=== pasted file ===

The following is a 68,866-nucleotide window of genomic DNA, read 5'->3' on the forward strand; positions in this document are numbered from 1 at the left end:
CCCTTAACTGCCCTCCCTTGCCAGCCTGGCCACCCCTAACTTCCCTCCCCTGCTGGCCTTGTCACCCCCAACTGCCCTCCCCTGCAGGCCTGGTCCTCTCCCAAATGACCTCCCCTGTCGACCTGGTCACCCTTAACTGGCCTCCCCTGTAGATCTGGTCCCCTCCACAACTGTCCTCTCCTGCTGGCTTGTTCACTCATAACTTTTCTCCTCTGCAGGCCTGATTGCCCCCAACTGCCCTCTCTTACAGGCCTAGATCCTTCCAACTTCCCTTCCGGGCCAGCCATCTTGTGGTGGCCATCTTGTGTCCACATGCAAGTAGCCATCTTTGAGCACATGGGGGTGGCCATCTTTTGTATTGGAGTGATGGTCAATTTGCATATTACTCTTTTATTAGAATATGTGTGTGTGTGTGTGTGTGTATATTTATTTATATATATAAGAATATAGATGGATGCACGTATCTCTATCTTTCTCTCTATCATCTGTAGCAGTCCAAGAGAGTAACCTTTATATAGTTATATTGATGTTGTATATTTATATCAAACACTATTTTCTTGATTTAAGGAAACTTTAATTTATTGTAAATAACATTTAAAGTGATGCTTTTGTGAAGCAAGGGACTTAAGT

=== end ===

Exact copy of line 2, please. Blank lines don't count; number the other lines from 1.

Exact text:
CCCTTAACTGCCCTCCCTTGCCAGCCTGGCCACCCCTAACTTCCCTCCCCTGCTGGCCTTGTCACCCCCAACTGCCCTCCCCTGCAGGCCTGGTCCTCTCCCAAATGACCTCCCCTGTCGACCTGGTCACCCTTAACTGGCCTCCCCTGTAGATCTGGTCCCCTCCACAACTGTCCTCTCCTGCTGGCTTGTTCACTCATAACTTTTCTCCTCTGCAGGCCTGATTGCCCCCAACTGCCCTCTCTTACAGGCCTAGATCCTTCCAACTTCCCTTCCGGGCCAGCCATCTTGTGGTGGCCATCTTGTGTCCACATGCAAGTAGCCATCTTTGAGCACATGGGGGTGGCCATCTTTTGTATTGGAGTGATGGTCAATTTGCATATTACTCTTTTATTAGAATATGTGTGTGTGTGTGTGTGTGTATATTTATTTATATATATAAGAATATAGATGGATGCACGTATCTCTATCTTTCTCTCTATCATCTGTAGCAGTCCAAGAGAGTAACCTTTATATAGTTATATTGATGTTGTATATTTATATCAAACACTATTTTCTTGATTTAAGGAAACTTTAATTTATTGTAAATAACATTTAAAGTGATGCTTTTGTGAAGCAAGGGACTTAAGT